Example: “Cruz boasts that he is the rare true conservative with the fundraising firepower and organizational muscle to slug it out with the GOP’s Establishment favorites through a grinding national campaign.”

Eli Manning of the New York Giants
Eli Manning of the New York Giants

throw a Hail Mary

In football, when a team is losing and has one last chance to win or tie the game, the quarterback may throw a long pass into the end zone hoping one of his receivers can catch it. The success of such a pass is so unlikely, people joke that you need to say a catholic Hail Mary prayer to have any chance of succeeding. Thus, throwing this type of pass is known as throwing a Hail Mary. In business or politics, trying to do something that is very unlikely to succeed is also known as a Hail Mary.

Example: “’It is unlikely to be possible for a candidate to do what some candidates in previous decades have done,’ Cruz explains, ‘which is go camp out in an early state, spend a year there, throw a Hail Mary and get enough momentum to win the nomination.’”



true believers

People who are completely faithful to their religion may be called true believers. In politics, the same phrase may be used to describe those who have complete faith in a political leader or certain political ideologies.

Example: “Cruz is convinced there are enough true believers to push a proven warrior into the White House.”

party faithful

In a specific metaphorical use of the concept of faith, we say that members of a political party are faithful to that party and will always vote for candidates and policies presented by that party.

Example: “When he preaches to the party faithful, Cruz ditches the lectern and roams the stage, carving up his targets in tightly constructed paragraphs.”

Buddhist monks on a pilgrimage in Thailand
Buddhist monks on a pilgrimage in Thailand


In some religions, people take long journeys to go to the birthplace of their faith or to see a beloved religious leader. This type of journey is called a pilgrimage. In politics, journeys by people to see their favorite politician may also be called a pilgrimage.

Example: “The southeast is a strange place for a political pilgrimage.”



blog - cruz - Road_Sign_No_Left_Turnright turns only

Our sense of what is left, right and center is derived from the orientation to our own bodies, e.g., left hand, right leg, etc. Historically, in politics, left indicated liberal and right indicated conservative. This usage dates to the French National Assembly in 1789 when the more conservative politicians sat to the right side of the president’s chair, while the liberal thinkers sat on the left. We still use these terms today. Interestingly, we have extended the meaning of left and right to turning directions while driving a vehicle, making a left turn indicates that one is becoming more liberal while making a right turn means becoming more conservative. Ted Cruz has capitalized on this metaphorical usage and uses a slogan of right turns only for his supporters.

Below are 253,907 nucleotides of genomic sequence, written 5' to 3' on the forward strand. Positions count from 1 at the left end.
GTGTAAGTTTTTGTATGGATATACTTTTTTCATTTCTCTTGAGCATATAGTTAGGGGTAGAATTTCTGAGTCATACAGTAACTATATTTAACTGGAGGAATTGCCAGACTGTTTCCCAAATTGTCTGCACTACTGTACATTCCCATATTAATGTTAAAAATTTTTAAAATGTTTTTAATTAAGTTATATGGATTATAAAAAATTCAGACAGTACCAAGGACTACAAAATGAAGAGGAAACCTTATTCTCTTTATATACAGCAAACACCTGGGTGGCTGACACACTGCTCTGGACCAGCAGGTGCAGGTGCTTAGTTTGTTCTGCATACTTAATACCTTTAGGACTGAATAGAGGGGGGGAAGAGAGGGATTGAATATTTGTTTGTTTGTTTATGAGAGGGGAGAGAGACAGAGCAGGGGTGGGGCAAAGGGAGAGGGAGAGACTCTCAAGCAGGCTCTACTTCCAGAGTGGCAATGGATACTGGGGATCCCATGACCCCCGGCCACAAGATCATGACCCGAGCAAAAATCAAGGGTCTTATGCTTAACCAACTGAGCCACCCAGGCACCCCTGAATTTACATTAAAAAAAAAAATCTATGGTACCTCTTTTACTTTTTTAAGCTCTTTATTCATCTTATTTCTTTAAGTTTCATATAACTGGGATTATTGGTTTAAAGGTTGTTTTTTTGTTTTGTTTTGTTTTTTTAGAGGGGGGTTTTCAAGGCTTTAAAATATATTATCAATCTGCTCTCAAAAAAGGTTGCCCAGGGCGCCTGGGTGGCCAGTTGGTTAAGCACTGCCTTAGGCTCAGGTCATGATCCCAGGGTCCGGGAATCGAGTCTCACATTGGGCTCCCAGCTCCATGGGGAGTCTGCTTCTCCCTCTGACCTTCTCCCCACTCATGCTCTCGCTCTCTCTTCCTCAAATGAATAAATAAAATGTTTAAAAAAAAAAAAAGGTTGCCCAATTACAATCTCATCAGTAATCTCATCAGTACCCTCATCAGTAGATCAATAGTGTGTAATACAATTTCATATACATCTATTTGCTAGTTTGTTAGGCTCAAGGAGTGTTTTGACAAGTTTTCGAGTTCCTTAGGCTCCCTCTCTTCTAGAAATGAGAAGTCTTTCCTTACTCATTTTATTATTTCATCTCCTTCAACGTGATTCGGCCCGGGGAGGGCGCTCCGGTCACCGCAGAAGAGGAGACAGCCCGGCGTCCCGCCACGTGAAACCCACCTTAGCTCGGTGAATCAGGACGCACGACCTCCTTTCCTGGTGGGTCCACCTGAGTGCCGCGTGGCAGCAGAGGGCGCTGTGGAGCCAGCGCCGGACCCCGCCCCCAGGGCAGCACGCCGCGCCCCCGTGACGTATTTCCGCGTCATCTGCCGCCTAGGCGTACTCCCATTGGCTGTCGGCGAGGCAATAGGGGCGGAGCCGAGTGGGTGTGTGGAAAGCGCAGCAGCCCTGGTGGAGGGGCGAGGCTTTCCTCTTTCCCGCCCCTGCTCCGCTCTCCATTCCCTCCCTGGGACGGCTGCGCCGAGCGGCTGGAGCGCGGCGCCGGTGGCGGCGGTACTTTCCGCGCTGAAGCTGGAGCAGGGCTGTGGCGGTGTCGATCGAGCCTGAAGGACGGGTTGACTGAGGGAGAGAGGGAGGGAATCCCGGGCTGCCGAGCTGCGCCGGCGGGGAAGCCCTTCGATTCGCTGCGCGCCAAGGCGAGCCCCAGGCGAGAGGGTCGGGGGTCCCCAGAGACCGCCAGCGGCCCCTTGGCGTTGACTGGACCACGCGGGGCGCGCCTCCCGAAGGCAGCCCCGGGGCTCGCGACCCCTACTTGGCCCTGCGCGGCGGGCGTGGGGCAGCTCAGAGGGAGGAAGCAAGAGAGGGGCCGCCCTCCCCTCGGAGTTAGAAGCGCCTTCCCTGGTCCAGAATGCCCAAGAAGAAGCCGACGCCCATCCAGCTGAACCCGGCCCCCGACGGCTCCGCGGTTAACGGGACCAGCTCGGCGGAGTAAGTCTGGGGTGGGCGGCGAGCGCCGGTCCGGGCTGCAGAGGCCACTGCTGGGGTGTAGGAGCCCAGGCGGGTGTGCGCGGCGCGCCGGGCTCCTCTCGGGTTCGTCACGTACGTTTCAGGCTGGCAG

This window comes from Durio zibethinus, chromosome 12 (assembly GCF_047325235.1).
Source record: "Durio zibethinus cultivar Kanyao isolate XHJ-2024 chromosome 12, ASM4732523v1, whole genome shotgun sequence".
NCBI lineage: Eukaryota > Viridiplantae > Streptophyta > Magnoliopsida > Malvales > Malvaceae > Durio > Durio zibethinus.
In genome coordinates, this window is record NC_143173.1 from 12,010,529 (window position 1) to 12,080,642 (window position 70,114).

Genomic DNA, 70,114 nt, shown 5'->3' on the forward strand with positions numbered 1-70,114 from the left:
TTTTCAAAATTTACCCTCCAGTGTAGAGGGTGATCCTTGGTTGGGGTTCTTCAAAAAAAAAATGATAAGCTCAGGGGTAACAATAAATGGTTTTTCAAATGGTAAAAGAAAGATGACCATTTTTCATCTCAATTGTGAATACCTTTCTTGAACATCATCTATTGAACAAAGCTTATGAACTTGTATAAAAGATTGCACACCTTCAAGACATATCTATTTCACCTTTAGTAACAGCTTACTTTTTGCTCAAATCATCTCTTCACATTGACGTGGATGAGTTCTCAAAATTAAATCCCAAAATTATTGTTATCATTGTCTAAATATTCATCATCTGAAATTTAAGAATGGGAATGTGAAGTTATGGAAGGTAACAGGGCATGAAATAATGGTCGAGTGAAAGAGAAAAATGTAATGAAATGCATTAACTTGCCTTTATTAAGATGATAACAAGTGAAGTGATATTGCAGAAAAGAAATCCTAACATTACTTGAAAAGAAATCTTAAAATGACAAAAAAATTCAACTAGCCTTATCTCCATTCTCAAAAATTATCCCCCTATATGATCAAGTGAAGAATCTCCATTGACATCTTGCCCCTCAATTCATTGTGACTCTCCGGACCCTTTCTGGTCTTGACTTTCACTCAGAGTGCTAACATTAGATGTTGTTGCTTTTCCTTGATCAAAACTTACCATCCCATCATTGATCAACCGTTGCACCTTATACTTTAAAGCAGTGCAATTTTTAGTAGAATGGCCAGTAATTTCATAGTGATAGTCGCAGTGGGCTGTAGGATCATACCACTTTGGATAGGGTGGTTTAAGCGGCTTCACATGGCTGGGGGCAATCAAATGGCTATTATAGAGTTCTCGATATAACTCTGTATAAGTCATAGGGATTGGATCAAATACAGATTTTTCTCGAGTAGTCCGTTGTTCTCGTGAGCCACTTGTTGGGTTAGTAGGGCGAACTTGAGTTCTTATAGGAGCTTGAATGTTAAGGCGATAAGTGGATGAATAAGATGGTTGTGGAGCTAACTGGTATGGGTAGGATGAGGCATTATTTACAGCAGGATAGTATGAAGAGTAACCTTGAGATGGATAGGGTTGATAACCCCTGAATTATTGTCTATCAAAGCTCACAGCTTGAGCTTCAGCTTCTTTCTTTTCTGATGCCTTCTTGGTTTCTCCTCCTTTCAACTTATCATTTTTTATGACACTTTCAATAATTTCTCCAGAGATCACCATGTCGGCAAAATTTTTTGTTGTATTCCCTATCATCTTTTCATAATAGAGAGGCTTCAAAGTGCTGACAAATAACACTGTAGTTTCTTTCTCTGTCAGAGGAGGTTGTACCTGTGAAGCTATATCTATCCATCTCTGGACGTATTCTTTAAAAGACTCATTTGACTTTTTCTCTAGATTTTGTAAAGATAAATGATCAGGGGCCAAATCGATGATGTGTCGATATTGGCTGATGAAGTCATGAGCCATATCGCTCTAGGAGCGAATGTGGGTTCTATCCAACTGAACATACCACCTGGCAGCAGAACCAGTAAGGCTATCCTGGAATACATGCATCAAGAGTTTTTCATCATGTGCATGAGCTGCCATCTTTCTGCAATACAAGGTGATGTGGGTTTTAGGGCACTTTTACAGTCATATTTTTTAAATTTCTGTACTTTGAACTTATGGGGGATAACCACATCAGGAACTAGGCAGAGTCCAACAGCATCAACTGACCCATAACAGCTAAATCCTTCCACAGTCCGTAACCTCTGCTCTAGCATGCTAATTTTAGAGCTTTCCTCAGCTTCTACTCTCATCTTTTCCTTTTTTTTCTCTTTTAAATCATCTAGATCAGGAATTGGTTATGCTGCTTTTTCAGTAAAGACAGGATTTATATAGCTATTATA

Example: “So while rivals jockeyed for scraps of territory in Iowa and New Hampshire, Cruz barnstormed the nation’s reddest precincts in a bus with Right turns only plastered above the bumper.”


In the early 1800s, theatrical troupes put on plays in barns for local communities. This was known as barnstorming. The term took on a new meaning in the early 1900s when pilots with newly invented airplanes crisscrossed the country putting on air shows for small communities. In politics, candidates who visit all parts of the country giving campaign speeches may also be described as barnstorming.

Example: “So while rivals jockeyed for scraps of territory in Iowa and New Hampshire, Cruz barnstormed the nation’s reddest precincts in a bus with Right turns only plastered above the bumper.”


The word drive has many meanings. In the context of vehicles, to drive means to operate a vehicle. Figuratively, any action to move a process forward may also be known as driving.

Example: “Instead of softening his rhetoric, he believes a pure conservative message can drive millions of disaffected white and evangelical voters back to the polls.”




A military soldier is often called a warrior, i.e., one who goes to war. In politics, a person who fights for his or her principles in campaigns may also be called a warrior.